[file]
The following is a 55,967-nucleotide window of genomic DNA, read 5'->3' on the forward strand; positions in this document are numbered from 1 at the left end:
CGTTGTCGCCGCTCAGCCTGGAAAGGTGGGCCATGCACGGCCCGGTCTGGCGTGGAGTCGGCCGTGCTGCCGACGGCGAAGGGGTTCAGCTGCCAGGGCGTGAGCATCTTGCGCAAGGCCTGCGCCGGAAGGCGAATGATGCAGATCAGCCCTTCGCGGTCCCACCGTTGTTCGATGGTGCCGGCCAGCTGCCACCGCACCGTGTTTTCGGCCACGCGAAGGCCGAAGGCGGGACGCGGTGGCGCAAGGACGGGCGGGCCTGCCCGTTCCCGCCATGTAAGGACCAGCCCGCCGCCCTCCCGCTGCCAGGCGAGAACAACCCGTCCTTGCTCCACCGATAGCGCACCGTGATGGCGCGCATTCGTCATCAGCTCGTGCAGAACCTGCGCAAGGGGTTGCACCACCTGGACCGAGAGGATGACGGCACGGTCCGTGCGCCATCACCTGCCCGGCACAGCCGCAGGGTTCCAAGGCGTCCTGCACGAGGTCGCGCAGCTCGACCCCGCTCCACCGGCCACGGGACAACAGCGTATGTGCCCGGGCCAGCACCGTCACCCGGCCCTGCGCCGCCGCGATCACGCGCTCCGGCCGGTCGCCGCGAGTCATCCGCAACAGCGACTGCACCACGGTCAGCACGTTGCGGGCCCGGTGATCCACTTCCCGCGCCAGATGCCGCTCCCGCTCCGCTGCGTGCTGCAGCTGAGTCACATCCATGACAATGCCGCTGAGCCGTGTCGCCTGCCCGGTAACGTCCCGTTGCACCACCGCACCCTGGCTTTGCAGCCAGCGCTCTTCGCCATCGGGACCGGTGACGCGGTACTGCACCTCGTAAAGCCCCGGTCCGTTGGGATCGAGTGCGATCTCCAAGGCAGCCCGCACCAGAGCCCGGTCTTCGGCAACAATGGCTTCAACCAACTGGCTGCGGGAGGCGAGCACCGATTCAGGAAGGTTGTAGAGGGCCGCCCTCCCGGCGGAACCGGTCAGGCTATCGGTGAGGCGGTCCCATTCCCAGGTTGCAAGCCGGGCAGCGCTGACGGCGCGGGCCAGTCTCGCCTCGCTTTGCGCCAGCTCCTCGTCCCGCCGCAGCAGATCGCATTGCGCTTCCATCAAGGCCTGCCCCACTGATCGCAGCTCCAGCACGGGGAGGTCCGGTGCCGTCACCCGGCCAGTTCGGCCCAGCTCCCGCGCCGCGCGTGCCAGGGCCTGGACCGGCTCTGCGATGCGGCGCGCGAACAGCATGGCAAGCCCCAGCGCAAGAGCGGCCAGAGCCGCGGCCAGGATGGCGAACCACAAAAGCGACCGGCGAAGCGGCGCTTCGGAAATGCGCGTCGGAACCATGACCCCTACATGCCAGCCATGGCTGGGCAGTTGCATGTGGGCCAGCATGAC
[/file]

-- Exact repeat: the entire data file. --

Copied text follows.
The following is a 55,967-nucleotide window of genomic DNA, read 5'->3' on the forward strand; positions in this document are numbered from 1 at the left end:
CGTTGTCGCCGCTCAGCCTGGAAAGGTGGGCCATGCACGGCCCGGTCTGGCGTGGAGTCGGCCGTGCTGCCGACGGCGAAGGGGTTCAGCTGCCAGGGCGTGAGCATCTTGCGCAAGGCCTGCGCCGGAAGGCGAATGATGCAGATCAGCCCTTCGCGGTCCCACCGTTGTTCGATGGTGCCGGCCAGCTGCCACCGCACCGTGTTTTCGGCCACGCGAAGGCCGAAGGCGGGACGCGGTGGCGCAAGGACGGGCGGGCCTGCCCGTTCCCGCCATGTAAGGACCAGCCCGCCGCCCTCCCGCTGCCAGGCGAGAACAACCCGTCCTTGCTCCACCGATAGCGCACCGTGATGGCGCGCATTCGTCATCAGCTCGTGCAGAACCTGCGCAAGGGGTTGCACCACCTGGACCGAGAGGATGACGGCACGGTCCGTGCGCCATCACCTGCCCGGCACAGCCGCAGGGTTCCAAGGCGTCCTGCACGAGGTCGCGCAGCTCGACCCCGCTCCACCGGCCACGGGACAACAGCGTATGTGCCCGGGCCAGCACCGTCACCCGGCCCTGCGCCGCCGCGATCACGCGCTCCGGCCGGTCGCCGCGAGTCATCCGCAACAGCGACTGCACCACGGTCAGCACGTTGCGGGCCCGGTGATCCACTTCCCGCGCCAGATGCCGCTCCCGCTCCGCTGCGTGCTGCAGCTGAGTCACATCCATGACAATGCCGCTGAGCCGTGTCGCCTGCCCGGTAACGTCCCGTTGCACCACCGCACCCTGGCTTTGCAGCCAGCGCTCTTCGCCATCGGGACCGGTGACGCGGTACTGCACCTCGTAAAGCCCCGGTCCGTTGGGATCGAGTGCGATCTCCAAGGCAGCCCGCACCAGAGCCCGGTCTTCGGCAACAATGGCTTCAACCAACTGGCTGCGGGAGGCGAGCACCGATTCAGGAAGGTTGTAGAGGGCCGCCCTCCCGGCGGAACCGGTCAGGCTATCGGTGAGGCGGTCCCATTCCCAGGTTGCAAGCCGGGCAGCGCTGACGGCGCGGGCCAGTCTCGCCTCGCTTTGCGCCAGCTCCTCGTCCCGCCGCAGCAGATCGCATTGCGCTTCCATCAAGGCCTGCCCCACTGATCGCAGCTCCAGCACGGGGAGGTCCGGTGCCGTCACCCGGCCAGTTCGGCCCAGCTCCCGCGCCGCGCGTGCCAGGGCCTGGACCGGCTCTGCGATGCGGCGCGCGAACAGCATGGCAAGCCCCAGCGCAAGAGCGGCCAGAGCCGCGGCCAGGATGGCGAACCACAAAAGCGACCGGCGAAGCGGCGCTTCGGAAATGCGCGTCGGAACCATGACCCCTACATGCCAGCCATGGCTGGGCAGTTGCATGTGGGCCAGCATGAC